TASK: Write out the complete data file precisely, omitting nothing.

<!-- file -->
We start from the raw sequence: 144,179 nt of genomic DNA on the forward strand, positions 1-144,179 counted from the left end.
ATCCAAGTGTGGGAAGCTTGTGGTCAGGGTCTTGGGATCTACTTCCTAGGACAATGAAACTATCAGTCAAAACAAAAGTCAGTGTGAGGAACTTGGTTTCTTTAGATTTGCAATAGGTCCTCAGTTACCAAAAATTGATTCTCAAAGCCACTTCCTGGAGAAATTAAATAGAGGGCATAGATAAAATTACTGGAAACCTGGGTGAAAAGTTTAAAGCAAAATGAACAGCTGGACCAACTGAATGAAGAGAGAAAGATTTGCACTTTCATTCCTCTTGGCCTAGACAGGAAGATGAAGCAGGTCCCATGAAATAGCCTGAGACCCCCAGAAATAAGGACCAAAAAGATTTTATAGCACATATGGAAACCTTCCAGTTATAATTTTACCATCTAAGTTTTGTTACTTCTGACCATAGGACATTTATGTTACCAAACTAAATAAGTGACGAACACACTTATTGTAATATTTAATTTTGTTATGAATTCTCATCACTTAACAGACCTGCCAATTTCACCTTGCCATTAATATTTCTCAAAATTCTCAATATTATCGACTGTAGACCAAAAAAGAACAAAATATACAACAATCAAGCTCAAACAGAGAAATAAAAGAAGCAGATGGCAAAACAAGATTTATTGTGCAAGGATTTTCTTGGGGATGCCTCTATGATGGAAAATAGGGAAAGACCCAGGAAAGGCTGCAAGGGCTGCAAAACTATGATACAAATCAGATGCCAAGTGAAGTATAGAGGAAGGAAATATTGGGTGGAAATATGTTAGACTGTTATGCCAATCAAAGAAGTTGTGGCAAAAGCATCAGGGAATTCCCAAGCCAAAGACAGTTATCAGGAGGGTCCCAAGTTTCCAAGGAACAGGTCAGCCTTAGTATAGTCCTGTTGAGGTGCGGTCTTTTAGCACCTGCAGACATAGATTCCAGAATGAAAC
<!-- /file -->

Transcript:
We start from the raw sequence: 144,179 nt of genomic DNA on the forward strand, positions 1-144,179 counted from the left end.
ATCCAAGTGTGGGAAGCTTGTGGTCAGGGTCTTGGGATCTACTTCCTAGGACAATGAAACTATCAGTCAAAACAAAAGTCAGTGTGAGGAACTTGGTTTCTTTAGATTTGCAATAGGTCCTCAGTTACCAAAAATTGATTCTCAAAGCCACTTCCTGGAGAAATTAAATAGAGGGCATAGATAAAATTACTGGAAACCTGGGTGAAAAGTTTAAAGCAAAATGAACAGCTGGACCAACTGAATGAAGAGAGAAAGATTTGCACTTTCATTCCTCTTGGCCTAGACAGGAAGATGAAGCAGGTCCCATGAAATAGCCTGAGACCCCCAGAAATAAGGACCAAAAAGATTTTATAGCACATATGGAAACCTTCCAGTTATAATTTTACCATCTAAGTTTTGTTACTTCTGACCATAGGACATTTATGTTACCAAACTAAATAAGTGACGAACACACTTATTGTAATATTTAATTTTGTTATGAATTCTCATCACTTAACAGACCTGCCAATTTCACCTTGCCATTAATATTTCTCAAAATTCTCAATATTATCGACTGTAGACCAAAAAAGAACAAAATATACAACAATCAAGCTCAAACAGAGAAATAAAAGAAGCAGATGGCAAAACAAGATTTATTGTGCAAGGATTTTCTTGGGGATGCCTCTATGATGGAAAATAGGGAAAGACCCAGGAAAGGCTGCAAGGGCTGCAAAACTATGATACAAATCAGATGCCAAGTGAAGTATAGAGGAAGGAAATATTGGGTGGAAATATGTTAGACTGTTATGCCAATCAAAGAAGTTGTGGCAAAAGCATCAGGGAATTCCCAAGCCAAAGACAGTTATCAGGAGGGTCCCAAGTTTCCAAGGAACAGGTCAGCCTTAGTATAGTCCTGTTGAGGTGCGGTCTTTTAGCACCTGCAGACATAGATTCCAGAATGAAAC